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Tips For Learning Spanish

Review by Carl Franz

Over the course of more than thirty years in Mexico, I've had the benefit of many amateur tutors to correct and refine my Spanish. When it comes to learning a foreign language, however, I am not a 'quick study'. (For the life of me, I still don't understand why the Widow Twankey is cross with her son.) In spite of all my work, there's no doubt that rough spots, gaps and outright grammatical embarrassments still remain.

Based on my own efforts to learn Spanish, I've observed several important hurdles that have to be overcome to achieve real fluency.

--Challenge yourself to improve. Rather than accepting the status quo, make an effort to identify and correct your most common mistakes in grammar and pronunciation. Most Mexicans are too polite to offer corrections. When speaking Spanish, watch other people's faces for flickers of doubt, surprise, shock, dismay or even disgust. These valuable clues indicate that you may be committing errors or fracturing the laws of grammar. How many of us have said, "Estoy embarasado" (I'm pregnant) when we really meant, "Estoy apenado" (I'm embarrassed)?

--Keep written lists of your doubts, questions and words you don't quite understand. Periodically ask a native speaker to go over these with you.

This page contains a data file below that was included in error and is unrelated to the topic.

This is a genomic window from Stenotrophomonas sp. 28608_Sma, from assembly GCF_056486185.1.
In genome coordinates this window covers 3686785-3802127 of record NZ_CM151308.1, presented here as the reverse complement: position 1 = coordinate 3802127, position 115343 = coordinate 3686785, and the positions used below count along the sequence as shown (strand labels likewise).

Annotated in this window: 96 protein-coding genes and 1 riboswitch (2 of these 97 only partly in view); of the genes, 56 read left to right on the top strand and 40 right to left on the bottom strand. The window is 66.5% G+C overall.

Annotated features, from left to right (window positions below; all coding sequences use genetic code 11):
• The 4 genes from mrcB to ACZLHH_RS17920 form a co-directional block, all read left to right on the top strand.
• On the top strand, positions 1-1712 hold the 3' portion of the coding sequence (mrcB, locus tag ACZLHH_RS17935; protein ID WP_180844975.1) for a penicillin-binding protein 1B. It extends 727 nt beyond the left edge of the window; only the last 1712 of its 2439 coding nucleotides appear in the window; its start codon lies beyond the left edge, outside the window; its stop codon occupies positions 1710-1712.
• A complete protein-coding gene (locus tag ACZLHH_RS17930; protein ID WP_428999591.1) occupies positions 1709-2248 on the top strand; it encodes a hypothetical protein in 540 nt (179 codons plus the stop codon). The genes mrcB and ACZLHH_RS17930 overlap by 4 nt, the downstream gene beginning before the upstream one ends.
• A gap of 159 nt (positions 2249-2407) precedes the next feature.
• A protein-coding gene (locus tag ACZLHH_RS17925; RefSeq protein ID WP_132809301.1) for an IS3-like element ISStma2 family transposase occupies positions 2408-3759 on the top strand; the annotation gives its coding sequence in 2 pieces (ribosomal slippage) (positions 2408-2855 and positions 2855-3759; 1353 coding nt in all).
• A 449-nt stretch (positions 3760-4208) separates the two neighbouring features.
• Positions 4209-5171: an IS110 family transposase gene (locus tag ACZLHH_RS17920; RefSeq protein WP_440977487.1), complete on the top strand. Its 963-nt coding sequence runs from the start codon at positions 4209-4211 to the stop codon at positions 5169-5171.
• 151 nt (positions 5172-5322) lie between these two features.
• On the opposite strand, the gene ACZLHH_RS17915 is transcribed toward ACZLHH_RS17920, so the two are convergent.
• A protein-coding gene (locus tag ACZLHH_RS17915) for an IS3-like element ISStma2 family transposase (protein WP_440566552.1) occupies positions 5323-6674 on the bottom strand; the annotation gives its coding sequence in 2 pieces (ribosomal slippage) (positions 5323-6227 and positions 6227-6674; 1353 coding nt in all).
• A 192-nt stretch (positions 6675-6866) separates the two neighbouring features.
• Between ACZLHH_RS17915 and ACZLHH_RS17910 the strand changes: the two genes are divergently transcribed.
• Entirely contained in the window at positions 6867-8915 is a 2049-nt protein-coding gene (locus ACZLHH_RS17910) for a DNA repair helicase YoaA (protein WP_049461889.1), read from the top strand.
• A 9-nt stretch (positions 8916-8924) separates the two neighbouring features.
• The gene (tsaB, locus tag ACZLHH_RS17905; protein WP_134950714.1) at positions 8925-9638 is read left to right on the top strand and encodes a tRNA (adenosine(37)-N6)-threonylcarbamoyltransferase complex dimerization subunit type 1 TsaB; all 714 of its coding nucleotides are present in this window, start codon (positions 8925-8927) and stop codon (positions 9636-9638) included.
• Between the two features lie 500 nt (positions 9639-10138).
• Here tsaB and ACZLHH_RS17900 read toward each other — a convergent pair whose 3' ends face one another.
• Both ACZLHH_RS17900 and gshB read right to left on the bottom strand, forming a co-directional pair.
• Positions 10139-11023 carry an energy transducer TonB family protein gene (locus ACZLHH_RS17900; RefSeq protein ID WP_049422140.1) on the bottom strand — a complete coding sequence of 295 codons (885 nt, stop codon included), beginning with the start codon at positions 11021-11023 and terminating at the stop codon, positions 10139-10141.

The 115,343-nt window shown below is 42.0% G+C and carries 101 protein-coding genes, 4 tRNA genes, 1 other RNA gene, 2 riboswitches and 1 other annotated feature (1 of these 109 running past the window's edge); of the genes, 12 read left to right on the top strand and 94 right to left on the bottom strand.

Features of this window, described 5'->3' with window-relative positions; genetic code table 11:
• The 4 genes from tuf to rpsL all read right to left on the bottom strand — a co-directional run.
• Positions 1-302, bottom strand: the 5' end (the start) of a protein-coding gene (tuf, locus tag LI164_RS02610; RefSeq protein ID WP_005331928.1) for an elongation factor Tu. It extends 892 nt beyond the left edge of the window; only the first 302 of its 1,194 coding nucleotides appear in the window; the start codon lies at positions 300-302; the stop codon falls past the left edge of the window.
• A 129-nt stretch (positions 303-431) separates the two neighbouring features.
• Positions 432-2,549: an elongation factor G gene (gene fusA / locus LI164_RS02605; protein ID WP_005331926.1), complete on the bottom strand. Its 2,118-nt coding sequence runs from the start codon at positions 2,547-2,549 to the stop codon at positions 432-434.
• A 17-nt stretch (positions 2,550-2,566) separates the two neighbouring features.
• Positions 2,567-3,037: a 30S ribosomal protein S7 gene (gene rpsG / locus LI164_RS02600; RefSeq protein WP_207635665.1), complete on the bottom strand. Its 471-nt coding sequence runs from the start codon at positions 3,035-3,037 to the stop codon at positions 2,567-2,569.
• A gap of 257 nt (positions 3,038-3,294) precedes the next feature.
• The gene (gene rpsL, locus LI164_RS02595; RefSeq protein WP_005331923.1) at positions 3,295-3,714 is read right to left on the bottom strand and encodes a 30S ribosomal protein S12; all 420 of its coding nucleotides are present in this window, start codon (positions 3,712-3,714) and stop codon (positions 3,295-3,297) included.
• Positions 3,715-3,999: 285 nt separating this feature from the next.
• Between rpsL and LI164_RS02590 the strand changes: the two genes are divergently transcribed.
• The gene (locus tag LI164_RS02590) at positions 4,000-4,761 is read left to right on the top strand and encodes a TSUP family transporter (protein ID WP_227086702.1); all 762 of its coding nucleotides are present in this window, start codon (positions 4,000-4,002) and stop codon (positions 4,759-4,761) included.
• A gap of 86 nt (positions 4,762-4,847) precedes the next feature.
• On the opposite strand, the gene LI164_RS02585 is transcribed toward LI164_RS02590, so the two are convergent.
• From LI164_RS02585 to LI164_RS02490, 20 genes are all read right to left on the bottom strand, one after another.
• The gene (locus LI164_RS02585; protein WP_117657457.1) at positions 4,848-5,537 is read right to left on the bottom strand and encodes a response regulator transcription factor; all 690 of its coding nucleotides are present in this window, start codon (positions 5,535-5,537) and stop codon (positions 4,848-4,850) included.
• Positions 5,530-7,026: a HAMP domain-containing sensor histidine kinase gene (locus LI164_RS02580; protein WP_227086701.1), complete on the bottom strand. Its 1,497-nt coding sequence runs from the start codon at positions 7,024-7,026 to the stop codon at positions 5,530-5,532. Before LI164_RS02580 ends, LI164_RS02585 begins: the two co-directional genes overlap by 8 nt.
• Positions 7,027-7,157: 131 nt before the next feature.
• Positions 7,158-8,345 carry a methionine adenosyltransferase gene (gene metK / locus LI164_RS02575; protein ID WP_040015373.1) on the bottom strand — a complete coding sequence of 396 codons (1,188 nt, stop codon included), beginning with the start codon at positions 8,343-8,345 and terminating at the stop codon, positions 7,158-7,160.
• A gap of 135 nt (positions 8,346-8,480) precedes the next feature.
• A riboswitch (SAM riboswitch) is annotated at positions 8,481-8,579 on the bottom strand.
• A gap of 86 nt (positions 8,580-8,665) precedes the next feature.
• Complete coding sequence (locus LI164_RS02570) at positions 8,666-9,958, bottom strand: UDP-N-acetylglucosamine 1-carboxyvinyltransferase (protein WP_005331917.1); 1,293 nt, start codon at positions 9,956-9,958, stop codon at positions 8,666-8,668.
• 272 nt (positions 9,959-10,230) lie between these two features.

--Take chances. In spite of the previous points, don't be afraid to make mistakes. Strengthening your vocabulary and loosening your tongue require that you 'exercise' new words and grammatical forms in real-life situations.

--Read in Spanish! I started with comic books and children's schoolbooks, then graduated to the daily newspaper, non-fiction, and finally, mystery novels!

--Talk to yourself. One of my favorite methods of study is to imagine myself in common situations -- buying a bus ticket or arguing politics -- and then 'scripting' the conversation in Spanish, line by line and quip by clever quip.

--Repeat yourself. Simple, repetitious conversations with native Spanish speakers are invaluable aids toward speaking naturally. These conversations about the weather, jobs, food or cost of living may not be intellectually challenging, but they'll help you learn to speak Spanish without having to think about each word before you use it.

Reviews of Spanish Books
©1972-2000 by Carl Franz & Lorena Havens
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